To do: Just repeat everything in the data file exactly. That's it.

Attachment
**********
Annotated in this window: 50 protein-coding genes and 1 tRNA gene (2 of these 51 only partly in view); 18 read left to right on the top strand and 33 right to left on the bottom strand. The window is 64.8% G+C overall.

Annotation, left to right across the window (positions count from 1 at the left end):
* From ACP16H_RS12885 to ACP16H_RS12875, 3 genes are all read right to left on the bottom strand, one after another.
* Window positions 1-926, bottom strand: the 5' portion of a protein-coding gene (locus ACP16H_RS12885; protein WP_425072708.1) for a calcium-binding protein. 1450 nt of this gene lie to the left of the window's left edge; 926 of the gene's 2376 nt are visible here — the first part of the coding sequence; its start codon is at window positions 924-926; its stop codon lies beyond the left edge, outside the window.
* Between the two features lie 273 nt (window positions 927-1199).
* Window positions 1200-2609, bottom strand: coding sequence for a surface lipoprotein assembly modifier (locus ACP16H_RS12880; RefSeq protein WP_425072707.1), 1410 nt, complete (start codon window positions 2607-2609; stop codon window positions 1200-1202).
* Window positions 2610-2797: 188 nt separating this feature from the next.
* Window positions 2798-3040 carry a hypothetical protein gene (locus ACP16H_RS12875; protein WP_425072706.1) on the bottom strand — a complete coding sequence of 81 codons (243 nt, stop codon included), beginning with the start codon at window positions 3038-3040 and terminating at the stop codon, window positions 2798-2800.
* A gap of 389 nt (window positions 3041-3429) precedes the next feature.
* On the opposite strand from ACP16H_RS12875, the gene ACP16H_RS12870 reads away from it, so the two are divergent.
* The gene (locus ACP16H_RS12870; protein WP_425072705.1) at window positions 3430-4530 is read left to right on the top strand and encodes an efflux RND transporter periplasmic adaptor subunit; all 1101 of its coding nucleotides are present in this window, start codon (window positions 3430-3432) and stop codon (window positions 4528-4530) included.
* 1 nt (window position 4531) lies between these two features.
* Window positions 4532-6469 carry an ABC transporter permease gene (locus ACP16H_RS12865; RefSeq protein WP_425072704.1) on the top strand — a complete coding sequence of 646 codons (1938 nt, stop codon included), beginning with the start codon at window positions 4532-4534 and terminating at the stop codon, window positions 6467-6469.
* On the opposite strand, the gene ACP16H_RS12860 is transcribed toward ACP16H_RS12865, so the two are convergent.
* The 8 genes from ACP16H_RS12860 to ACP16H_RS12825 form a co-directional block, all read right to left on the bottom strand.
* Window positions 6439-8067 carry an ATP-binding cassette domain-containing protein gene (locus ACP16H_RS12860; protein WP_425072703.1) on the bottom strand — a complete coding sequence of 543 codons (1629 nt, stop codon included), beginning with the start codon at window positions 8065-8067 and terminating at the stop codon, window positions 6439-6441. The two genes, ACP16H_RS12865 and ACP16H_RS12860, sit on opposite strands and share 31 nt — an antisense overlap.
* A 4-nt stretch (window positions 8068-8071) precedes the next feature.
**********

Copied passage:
Annotated in this window: 50 protein-coding genes and 1 tRNA gene (2 of these 51 only partly in view); 18 read left to right on the top strand and 33 right to left on the bottom strand. The window is 64.8% G+C overall.

Annotation, left to right across the window (positions count from 1 at the left end):
* From ACP16H_RS12885 to ACP16H_RS12875, 3 genes are all read right to left on the bottom strand, one after another.
* Window positions 1-926, bottom strand: the 5' portion of a protein-coding gene (locus ACP16H_RS12885; protein WP_425072708.1) for a calcium-binding protein. 1450 nt of this gene lie to the left of the window's left edge; 926 of the gene's 2376 nt are visible here — the first part of the coding sequence; its start codon is at window positions 924-926; its stop codon lies beyond the left edge, outside the window.
* Between the two features lie 273 nt (window positions 927-1199).
* Window positions 1200-2609, bottom strand: coding sequence for a surface lipoprotein assembly modifier (locus ACP16H_RS12880; RefSeq protein WP_425072707.1), 1410 nt, complete (start codon window positions 2607-2609; stop codon window positions 1200-1202).
* Window positions 2610-2797: 188 nt separating this feature from the next.
* Window positions 2798-3040 carry a hypothetical protein gene (locus ACP16H_RS12875; protein WP_425072706.1) on the bottom strand — a complete coding sequence of 81 codons (243 nt, stop codon included), beginning with the start codon at window positions 3038-3040 and terminating at the stop codon, window positions 2798-2800.
* A gap of 389 nt (window positions 3041-3429) precedes the next feature.
* On the opposite strand from ACP16H_RS12875, the gene ACP16H_RS12870 reads away from it, so the two are divergent.
* The gene (locus ACP16H_RS12870; protein WP_425072705.1) at window positions 3430-4530 is read left to right on the top strand and encodes an efflux RND transporter periplasmic adaptor subunit; all 1101 of its coding nucleotides are present in this window, start codon (window positions 3430-3432) and stop codon (window positions 4528-4530) included.
* 1 nt (window position 4531) lies between these two features.
* Window positions 4532-6469 carry an ABC transporter permease gene (locus ACP16H_RS12865; RefSeq protein WP_425072704.1) on the top strand — a complete coding sequence of 646 codons (1938 nt, stop codon included), beginning with the start codon at window positions 4532-4534 and terminating at the stop codon, window positions 6467-6469.
* On the opposite strand, the gene ACP16H_RS12860 is transcribed toward ACP16H_RS12865, so the two are convergent.
* The 8 genes from ACP16H_RS12860 to ACP16H_RS12825 form a co-directional block, all read right to left on the bottom strand.
* Window positions 6439-8067 carry an ATP-binding cassette domain-containing protein gene (locus ACP16H_RS12860; protein WP_425072703.1) on the bottom strand — a complete coding sequence of 543 codons (1629 nt, stop codon included), beginning with the start codon at window positions 8065-8067 and terminating at the stop codon, window positions 6439-6441. The two genes, ACP16H_RS12865 and ACP16H_RS12860, sit on opposite strands and share 31 nt — an antisense overlap.
* A 4-nt stretch (window positions 8068-8071) precedes the next feature.